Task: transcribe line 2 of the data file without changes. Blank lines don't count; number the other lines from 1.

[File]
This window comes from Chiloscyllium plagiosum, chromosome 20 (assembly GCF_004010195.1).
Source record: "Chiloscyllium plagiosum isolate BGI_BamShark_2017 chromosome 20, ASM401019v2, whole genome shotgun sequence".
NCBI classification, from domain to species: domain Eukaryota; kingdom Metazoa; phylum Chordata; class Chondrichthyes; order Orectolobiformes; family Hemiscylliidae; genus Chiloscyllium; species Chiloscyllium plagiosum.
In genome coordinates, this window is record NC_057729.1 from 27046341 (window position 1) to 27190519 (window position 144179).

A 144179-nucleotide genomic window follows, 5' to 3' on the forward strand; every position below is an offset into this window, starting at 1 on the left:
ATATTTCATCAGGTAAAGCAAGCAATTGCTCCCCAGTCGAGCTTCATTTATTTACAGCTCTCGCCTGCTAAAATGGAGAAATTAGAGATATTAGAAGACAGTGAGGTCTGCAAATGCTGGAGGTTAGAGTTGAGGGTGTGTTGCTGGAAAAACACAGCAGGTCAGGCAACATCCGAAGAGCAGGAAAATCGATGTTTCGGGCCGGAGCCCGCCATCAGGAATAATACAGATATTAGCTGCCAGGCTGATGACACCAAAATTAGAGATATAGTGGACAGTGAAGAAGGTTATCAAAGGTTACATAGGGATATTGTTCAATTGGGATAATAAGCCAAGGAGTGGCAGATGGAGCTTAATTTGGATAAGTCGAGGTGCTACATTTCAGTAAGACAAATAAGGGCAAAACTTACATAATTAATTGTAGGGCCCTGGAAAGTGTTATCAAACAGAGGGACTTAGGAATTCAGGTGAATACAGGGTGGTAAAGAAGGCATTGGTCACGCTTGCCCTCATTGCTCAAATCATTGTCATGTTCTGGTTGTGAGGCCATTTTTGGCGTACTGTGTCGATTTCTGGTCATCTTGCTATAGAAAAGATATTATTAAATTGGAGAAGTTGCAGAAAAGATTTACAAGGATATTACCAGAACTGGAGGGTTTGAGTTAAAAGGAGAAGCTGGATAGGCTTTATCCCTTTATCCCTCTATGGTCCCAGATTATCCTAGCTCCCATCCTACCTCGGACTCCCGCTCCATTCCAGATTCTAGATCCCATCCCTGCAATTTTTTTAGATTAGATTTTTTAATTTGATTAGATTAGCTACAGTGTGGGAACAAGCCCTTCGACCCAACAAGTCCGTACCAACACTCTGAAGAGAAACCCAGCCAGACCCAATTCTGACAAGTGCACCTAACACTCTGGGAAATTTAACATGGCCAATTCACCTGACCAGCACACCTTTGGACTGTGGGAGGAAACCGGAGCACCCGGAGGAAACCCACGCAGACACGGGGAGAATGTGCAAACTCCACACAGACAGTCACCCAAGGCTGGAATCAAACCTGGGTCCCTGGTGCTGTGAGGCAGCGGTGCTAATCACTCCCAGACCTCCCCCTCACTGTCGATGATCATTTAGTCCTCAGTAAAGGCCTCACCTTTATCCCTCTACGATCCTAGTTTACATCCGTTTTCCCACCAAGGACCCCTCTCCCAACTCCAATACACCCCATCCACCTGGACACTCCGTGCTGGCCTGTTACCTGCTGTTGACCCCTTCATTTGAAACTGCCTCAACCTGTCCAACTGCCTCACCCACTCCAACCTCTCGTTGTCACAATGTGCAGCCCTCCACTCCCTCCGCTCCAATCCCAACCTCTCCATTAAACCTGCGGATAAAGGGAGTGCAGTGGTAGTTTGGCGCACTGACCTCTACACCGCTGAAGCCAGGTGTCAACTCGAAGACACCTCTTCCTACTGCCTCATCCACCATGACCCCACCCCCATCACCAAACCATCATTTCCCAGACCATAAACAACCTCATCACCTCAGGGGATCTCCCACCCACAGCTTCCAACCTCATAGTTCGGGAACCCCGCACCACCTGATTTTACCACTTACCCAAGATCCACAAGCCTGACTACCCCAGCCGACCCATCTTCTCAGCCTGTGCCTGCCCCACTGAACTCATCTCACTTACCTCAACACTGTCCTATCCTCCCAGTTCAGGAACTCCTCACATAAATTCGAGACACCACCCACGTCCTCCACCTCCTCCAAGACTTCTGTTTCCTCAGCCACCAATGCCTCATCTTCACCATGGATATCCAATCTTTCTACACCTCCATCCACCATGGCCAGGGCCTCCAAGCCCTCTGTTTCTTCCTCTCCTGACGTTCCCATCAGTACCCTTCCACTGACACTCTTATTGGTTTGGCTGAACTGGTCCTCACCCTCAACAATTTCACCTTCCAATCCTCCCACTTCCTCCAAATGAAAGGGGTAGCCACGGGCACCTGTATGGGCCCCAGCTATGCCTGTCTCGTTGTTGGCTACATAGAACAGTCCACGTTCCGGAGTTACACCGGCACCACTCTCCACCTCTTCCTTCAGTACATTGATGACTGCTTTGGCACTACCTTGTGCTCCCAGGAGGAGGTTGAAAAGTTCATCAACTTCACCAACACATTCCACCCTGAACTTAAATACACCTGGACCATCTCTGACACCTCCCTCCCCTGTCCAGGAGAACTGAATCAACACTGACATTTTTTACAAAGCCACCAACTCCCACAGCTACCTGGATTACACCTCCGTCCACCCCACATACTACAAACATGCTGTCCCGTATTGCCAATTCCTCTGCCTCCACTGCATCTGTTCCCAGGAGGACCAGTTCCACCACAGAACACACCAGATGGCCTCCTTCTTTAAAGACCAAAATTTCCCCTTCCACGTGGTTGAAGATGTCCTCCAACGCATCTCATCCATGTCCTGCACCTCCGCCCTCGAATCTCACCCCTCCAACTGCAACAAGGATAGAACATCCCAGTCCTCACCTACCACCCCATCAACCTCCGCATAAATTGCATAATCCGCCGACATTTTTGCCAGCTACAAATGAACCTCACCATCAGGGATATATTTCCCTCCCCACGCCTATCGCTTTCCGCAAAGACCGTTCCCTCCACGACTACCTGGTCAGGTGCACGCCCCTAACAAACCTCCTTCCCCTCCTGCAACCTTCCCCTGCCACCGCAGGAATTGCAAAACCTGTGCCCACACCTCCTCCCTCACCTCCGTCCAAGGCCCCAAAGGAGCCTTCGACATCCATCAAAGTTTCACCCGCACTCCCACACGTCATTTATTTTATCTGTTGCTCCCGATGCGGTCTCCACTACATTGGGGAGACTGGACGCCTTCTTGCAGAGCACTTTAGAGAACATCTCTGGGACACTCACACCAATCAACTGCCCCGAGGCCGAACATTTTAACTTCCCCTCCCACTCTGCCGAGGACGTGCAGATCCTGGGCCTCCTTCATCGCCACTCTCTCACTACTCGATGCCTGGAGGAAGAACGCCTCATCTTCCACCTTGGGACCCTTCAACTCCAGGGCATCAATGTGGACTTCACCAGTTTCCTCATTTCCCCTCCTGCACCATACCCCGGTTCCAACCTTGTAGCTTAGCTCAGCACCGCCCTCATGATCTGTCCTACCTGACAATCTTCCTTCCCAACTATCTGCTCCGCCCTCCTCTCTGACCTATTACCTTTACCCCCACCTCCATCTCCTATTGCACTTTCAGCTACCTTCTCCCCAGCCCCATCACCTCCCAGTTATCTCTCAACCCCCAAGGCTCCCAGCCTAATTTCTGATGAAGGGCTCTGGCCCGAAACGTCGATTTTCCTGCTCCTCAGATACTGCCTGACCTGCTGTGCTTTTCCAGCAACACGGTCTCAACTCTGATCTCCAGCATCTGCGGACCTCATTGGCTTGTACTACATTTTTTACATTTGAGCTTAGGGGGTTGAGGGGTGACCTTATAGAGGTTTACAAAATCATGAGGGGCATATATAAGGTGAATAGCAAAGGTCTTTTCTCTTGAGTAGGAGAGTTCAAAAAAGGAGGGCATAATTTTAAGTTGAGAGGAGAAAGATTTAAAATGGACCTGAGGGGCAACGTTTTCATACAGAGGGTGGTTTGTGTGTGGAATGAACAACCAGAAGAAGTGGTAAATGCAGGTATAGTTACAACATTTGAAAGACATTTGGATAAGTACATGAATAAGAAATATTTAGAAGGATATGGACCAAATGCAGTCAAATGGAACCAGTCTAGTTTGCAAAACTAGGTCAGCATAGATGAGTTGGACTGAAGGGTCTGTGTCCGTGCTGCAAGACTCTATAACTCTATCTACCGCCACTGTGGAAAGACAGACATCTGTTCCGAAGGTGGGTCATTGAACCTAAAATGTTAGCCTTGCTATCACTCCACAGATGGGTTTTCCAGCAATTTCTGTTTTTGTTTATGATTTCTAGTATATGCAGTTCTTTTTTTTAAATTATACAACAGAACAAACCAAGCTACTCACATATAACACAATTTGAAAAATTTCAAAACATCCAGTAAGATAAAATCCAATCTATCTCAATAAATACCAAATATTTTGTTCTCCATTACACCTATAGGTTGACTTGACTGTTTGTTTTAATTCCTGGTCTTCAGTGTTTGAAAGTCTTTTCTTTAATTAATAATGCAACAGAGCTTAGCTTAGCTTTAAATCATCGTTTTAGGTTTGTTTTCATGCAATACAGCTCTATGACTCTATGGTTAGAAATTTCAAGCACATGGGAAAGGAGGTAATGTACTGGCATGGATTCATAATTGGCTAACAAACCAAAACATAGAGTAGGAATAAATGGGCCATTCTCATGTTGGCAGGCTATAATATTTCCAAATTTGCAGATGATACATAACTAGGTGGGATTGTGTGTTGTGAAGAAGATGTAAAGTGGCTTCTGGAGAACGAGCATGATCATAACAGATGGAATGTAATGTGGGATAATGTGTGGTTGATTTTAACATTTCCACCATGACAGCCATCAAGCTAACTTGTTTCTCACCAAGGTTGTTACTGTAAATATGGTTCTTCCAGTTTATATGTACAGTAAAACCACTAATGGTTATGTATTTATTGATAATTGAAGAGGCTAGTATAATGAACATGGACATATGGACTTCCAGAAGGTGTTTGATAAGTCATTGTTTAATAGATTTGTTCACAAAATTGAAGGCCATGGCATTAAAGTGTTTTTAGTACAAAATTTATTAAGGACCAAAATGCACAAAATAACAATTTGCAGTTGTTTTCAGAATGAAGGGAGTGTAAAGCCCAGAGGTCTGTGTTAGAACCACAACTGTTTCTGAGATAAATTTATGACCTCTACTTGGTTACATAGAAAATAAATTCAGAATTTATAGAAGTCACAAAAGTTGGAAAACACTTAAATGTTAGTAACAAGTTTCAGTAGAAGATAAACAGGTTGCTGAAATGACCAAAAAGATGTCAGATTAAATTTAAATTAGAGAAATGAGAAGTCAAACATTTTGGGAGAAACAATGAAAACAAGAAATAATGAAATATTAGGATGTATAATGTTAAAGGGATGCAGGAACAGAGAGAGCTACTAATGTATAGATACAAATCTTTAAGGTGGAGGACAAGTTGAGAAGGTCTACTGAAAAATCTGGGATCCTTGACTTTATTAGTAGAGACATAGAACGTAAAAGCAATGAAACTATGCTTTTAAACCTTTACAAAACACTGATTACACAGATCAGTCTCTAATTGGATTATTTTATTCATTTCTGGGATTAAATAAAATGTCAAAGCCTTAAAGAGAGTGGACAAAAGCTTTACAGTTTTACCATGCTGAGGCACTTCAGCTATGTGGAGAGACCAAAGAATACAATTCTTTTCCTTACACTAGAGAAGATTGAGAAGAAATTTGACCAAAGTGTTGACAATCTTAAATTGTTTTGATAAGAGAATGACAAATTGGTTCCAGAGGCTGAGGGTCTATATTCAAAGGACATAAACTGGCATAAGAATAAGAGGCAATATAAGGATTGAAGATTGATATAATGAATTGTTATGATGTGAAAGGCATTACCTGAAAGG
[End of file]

Source record: "Chiloscyllium plagiosum isolate BGI_BamShark_2017 chromosome 20, ASM401019v2, whole genome shotgun sequence".